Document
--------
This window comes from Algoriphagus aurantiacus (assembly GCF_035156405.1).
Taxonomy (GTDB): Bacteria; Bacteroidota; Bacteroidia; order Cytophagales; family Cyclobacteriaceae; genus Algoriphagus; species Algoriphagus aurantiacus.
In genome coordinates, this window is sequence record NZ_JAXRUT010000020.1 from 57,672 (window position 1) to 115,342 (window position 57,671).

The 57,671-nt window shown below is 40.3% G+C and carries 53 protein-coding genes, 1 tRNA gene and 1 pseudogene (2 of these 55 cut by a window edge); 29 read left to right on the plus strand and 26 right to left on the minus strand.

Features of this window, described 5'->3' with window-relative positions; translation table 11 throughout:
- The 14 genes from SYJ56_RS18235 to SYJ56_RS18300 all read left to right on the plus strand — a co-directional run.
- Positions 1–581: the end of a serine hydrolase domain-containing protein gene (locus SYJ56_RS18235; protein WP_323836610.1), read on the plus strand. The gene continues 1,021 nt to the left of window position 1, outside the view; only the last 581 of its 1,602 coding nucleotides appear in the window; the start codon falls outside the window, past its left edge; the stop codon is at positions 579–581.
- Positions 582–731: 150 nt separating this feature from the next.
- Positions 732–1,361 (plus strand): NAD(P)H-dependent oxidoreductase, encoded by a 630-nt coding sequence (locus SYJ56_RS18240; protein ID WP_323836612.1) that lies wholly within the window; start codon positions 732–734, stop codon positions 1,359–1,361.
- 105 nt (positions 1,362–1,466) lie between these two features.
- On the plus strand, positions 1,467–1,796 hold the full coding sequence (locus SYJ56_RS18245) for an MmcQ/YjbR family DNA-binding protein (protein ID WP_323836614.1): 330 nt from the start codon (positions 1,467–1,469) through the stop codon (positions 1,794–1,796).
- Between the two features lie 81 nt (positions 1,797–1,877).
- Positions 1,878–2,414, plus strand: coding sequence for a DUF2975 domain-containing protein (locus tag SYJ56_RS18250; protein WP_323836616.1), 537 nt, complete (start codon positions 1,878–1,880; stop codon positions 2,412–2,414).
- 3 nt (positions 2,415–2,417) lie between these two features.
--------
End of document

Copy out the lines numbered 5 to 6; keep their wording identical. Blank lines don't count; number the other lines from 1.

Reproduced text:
Features of this window, described 5'->3' with window-relative positions; translation table 11 throughout:
- The 14 genes from SYJ56_RS18235 to SYJ56_RS18300 all read left to right on the plus strand — a co-directional run.